Ricky, help us understand what it was like when you connect with Sean, and for the first time someone is telling you, I believe what you're saying, I think there's something here.
What was that like for you?
It was — it was amazing.
I worked hard for 10 years trying to get somebody to pay attention to my case. And when Sean, who we are — a lot of us knew to be a good lawyer, a good advocate for those who are innocent and on death row, it was exciting. It was exciting.
I felt like he was my superhero out of the Marvel Comics. And I say that all the time, that today's superheroes wear dresses and suit coats, and not tights and capes.
You don't want that mental picture.
He certainly is my hero. He certainly is my hero. I thank him so much every day, and the rest of the team who fought and worked and never gave up.
It's easy not to give up on yourself when others have not given up on you, and, so, yes, definitely a superhero.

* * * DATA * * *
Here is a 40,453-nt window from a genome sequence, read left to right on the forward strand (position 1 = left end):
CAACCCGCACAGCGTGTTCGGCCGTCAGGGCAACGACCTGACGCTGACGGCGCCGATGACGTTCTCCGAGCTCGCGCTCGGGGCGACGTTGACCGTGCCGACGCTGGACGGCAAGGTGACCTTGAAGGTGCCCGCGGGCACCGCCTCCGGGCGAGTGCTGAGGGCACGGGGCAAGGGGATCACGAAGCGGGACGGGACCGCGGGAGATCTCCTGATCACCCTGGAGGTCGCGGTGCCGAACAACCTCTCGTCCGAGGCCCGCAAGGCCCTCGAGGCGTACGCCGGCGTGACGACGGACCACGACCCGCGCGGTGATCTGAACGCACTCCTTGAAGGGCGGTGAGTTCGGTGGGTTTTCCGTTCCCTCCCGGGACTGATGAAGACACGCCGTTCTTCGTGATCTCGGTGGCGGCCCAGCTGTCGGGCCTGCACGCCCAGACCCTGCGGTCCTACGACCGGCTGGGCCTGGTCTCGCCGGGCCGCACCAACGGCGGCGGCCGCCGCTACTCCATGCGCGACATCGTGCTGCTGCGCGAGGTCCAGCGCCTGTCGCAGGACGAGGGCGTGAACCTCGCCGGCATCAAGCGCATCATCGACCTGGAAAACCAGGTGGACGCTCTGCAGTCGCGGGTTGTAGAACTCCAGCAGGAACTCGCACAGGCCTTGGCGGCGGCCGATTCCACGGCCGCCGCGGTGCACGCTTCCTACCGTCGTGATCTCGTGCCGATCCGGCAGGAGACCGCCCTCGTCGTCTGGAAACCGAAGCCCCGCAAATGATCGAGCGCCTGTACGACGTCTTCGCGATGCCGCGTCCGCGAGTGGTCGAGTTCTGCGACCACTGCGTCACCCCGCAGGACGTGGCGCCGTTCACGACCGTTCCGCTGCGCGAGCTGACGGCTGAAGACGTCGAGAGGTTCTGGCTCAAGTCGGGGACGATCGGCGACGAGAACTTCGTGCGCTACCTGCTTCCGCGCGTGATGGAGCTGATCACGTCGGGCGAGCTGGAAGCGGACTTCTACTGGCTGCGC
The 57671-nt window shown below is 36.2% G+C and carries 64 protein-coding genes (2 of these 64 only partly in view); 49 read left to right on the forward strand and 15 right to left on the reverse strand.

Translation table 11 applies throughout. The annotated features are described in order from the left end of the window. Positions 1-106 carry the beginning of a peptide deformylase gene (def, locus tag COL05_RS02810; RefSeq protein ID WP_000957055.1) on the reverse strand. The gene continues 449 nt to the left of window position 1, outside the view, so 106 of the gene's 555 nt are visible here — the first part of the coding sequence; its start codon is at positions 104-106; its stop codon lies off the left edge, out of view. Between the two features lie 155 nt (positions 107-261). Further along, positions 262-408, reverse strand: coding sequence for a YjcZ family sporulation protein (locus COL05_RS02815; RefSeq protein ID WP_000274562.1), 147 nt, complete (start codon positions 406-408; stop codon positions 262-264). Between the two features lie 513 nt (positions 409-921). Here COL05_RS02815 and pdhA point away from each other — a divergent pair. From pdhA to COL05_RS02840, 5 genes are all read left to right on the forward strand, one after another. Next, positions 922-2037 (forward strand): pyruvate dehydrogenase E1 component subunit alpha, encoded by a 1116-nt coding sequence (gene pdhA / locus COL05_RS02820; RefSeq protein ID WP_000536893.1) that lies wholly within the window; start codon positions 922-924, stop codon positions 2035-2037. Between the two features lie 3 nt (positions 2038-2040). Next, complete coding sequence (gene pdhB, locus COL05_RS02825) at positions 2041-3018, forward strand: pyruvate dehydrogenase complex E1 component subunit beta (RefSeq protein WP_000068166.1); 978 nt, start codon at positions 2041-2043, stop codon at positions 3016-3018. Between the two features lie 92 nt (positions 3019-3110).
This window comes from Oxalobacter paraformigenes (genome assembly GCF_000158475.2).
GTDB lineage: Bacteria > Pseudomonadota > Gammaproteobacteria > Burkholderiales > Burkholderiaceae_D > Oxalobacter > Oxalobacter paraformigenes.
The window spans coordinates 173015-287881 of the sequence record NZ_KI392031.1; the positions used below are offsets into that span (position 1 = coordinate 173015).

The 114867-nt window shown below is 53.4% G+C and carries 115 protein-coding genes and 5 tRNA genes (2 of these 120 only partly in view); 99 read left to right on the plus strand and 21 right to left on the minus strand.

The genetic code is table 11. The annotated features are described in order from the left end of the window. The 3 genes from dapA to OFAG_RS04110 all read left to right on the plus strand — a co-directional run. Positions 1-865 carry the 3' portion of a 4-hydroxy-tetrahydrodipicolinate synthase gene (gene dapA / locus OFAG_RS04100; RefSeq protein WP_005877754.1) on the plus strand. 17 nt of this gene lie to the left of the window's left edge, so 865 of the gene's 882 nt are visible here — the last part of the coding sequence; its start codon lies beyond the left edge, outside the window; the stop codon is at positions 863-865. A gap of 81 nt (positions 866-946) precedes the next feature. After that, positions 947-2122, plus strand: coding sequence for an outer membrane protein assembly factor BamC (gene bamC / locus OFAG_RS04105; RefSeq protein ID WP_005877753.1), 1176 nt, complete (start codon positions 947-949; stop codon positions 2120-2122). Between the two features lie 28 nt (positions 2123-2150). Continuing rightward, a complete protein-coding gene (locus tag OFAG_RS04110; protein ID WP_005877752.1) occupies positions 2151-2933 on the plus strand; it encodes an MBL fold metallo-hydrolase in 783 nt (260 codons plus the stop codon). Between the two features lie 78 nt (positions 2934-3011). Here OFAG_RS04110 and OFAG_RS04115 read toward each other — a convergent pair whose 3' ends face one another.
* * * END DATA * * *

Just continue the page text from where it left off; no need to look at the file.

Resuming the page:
Sean, I got to ask you, too.
I guess the question everyone has is, why does it take so long for those kinds of convictions to be undone once they're done?
I'm still asking that question.
You know, it was way too easy to convict an innocent person, and it's way harder than it should be to prove that he's innocent and get him released.
You know, if you're innocent, you should never quit. You know, your innocence will get you free someday. And it's the someday part that was hard in this case.
But you know this system inside and out.
Are there things, are there reforms that could be put into place right now that would prevent things like this from happening to people like Ricky?
And there are too many to talk about, but the first starting point is a decent public defender system. If we put public defenders on parity with prosecutors, then we wouldn't be having this discussion today.